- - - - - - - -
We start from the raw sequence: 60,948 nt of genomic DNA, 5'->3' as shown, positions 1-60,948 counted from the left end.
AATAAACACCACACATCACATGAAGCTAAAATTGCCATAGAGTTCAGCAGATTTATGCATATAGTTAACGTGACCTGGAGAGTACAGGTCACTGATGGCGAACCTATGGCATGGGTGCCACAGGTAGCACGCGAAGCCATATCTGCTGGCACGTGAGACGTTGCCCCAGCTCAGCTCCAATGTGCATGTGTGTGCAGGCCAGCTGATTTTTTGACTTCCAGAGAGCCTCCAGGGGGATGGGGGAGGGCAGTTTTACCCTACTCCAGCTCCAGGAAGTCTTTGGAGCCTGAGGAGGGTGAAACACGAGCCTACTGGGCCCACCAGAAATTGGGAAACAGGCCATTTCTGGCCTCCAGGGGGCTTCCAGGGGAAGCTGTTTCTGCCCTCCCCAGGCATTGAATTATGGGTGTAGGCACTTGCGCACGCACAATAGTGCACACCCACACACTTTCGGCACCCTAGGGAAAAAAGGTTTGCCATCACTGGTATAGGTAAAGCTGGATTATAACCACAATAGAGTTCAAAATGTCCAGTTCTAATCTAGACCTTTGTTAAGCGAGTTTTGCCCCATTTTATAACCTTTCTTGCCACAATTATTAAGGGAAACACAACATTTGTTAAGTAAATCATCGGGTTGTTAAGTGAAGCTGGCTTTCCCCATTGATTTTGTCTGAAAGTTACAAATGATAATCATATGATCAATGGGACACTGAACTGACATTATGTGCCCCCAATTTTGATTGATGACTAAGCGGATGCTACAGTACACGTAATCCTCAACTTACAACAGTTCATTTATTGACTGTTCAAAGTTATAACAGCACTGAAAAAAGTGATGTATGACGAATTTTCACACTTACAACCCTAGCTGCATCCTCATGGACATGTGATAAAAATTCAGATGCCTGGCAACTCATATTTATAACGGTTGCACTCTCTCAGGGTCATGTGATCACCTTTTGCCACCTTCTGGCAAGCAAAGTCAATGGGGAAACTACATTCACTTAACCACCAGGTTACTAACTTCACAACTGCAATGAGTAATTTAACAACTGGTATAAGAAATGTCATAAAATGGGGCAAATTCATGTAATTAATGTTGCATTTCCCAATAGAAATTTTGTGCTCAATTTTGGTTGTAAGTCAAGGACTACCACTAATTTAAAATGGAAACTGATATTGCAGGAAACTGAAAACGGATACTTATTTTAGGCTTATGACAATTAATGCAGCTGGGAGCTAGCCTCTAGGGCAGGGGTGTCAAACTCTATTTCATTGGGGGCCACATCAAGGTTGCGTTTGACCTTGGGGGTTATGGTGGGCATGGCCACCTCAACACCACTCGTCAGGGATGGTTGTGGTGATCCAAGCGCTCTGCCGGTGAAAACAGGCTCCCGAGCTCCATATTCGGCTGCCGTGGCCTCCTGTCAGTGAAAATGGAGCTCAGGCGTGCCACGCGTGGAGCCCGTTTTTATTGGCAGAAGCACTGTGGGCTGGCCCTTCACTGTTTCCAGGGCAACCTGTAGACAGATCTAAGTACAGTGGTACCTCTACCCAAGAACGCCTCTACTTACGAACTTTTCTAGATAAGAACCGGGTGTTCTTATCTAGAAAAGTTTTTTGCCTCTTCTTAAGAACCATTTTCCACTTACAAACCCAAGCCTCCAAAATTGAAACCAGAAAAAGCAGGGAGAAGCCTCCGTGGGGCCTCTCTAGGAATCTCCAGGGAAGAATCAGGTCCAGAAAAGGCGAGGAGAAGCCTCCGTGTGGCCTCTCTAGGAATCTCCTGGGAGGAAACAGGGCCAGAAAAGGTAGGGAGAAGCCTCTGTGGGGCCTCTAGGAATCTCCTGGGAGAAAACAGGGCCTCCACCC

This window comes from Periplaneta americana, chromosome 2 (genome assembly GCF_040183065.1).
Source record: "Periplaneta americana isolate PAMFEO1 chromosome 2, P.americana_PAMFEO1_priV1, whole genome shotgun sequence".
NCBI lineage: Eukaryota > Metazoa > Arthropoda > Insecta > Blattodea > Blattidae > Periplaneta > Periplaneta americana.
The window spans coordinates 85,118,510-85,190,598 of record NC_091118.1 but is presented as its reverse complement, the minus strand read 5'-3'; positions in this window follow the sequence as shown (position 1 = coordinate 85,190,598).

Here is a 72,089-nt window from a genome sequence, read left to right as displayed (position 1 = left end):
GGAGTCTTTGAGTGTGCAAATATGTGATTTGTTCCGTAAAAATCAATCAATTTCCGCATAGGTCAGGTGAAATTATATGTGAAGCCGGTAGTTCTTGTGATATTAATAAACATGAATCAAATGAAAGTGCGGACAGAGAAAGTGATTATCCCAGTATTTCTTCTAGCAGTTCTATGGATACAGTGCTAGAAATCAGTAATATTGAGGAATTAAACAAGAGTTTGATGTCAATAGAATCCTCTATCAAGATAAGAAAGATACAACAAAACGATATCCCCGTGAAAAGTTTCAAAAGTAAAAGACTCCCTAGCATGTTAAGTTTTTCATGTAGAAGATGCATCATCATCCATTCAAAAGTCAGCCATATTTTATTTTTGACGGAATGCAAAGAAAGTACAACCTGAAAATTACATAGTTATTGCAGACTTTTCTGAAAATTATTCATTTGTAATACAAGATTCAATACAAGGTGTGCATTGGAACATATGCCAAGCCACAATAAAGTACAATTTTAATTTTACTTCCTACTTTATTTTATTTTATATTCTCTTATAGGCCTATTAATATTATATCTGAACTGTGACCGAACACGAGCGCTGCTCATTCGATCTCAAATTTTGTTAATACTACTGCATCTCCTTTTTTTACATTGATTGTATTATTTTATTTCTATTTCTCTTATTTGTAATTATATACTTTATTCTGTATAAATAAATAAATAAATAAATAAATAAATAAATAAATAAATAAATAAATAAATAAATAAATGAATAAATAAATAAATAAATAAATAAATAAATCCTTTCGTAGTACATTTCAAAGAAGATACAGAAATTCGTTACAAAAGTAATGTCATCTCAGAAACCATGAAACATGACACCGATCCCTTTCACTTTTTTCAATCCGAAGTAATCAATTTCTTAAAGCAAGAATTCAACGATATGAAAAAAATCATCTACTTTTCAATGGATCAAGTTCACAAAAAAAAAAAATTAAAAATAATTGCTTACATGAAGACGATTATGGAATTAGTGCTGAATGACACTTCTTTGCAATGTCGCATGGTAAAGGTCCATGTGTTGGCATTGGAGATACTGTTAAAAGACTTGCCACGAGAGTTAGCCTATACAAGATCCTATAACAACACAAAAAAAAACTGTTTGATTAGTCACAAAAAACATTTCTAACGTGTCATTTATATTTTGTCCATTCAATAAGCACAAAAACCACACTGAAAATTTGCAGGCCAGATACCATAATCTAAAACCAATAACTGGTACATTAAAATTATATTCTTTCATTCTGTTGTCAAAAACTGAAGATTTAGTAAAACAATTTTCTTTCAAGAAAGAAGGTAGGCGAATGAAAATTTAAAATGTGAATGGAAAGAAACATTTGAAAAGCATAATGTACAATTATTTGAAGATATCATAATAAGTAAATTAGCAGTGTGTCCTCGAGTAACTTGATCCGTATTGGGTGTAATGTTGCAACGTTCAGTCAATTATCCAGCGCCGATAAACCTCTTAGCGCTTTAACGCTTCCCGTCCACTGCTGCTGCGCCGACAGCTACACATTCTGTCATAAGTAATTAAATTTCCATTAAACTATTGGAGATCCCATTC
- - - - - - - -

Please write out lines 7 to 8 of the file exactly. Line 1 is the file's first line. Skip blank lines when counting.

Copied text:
Here is a 72,089-nt window from a genome sequence, read left to right as displayed (position 1 = left end):
GGAGTCTTTGAGTGTGCAAATATGTGATTTGTTCCGTAAAAATCAATCAATTTCCGCATAGGTCAGGTGAAATTATATGTGAAGCCGGTAGTTCTTGTGATATTAATAAACATGAATCAAATGAAAGTGCGGACAGAGAAAGTGATTATCCCAGTATTTCTTCTAGCAGTTCTATGGATACAGTGCTAGAAATCAGTAATATTGAGGAATTAAACAAGAGTTTGATGTCAATAGAATCCTCTATCAAGATAAGAAAGATACAACAAAACGATATCCCCGTGAAAAGTTTCAAAAGTAAAAGACTCCCTAGCATGTTAAGTTTTTCATGTAGAAGATGCATCATCATCCATTCAAAAGTCAGCCATATTTTATTTTTGACGGAATGCAAAGAAAGTACAACCTGAAAATTACATAGTTATTGCAGACTTTTCTGAAAATTATTCATTTGTAATACAAGATTCAATACAAGGTGTGCATTGGAACATATGCCAAGCCACAATAAAGTACAATTTTAATTTTACTTCCTACTTTATTTTATTTTATATTCTCTTATAGGCCTATTAATATTATATCTGAACTGTGACCGAACACGAGCGCTGCTCATTCGATCTCAAATTTTGTTAATACTACTGCATCTCCTTTTTTTACATTGATTGTATTATTTTATTTCTATTTCTCTTATTTGTAATTATATACTTTATTCTGTATAAATAAATAAATAAATAAATAAATAAATAAATAAATAAATAAATAAATAAATAAATAAATGAATAAATAAATAAATAAATAAATAAATAAATCCTTTCGTAGTACATTTCAAAGAAGATACAGAAATTCGTTACAAAAGTAATGTCATCTCAGAAACCATGAAACATGACACCGATCCCTTTCACTTTTTTCAATCCGAAGTAATCAATTTCTTAAAGCAAGAATTCAACGATATGAAAAAAATCATCTACTTTTCAATGGATCAAGTTCACAAAAAAAAAAAATTAAAAATAATTGCTTACATGAAGACGATTATGGAATTAGTGCTGAATGACACTTCTTTGCAATGTCGCATGGTAAAGGTCCATGTGTTGGCATTGGAGATACTGTTAAAAGACTTGCCACGAGAGTTAGCCTATACAAGATCCTATAACAACACAAAAAAAAACTGTTTGATTAGTCACAAAAAACATTTCTAACGTGTCATTTATATTTTGTCCATTCAATAAGCACAAAAACCACACTGAAAATTTGCAGGCCAGATACCATAATCTAAAACCAATAACTGGTACATTAAAATTATATTCTTTCATTCTGTTGTCAAAAACTGAAGATTTAGTAAAACAATTTTCTTTCAAGAAAGAAGGTAGGCGAATGAAAATTTAAAATGTGAATGGAAAGAAACATTTGAAAAGCATAATGTACAATTATTTGAAGATATCATAATAAGTAAATTAGCAGTGTGTCCTCGAGTAACTTGATCCGTATTGGGTGTAATGTTGCAACGTTCAGTCAATTATCCAGCGCCGATAAACCTCTTAGCGCTTTAACGCTTCCCGTCCACTGCTGCTGCGCCGACAGCTACACATTCTGTCATAAGTAATTAAATTTCCATTAAACTATTGGAGATCCCATTC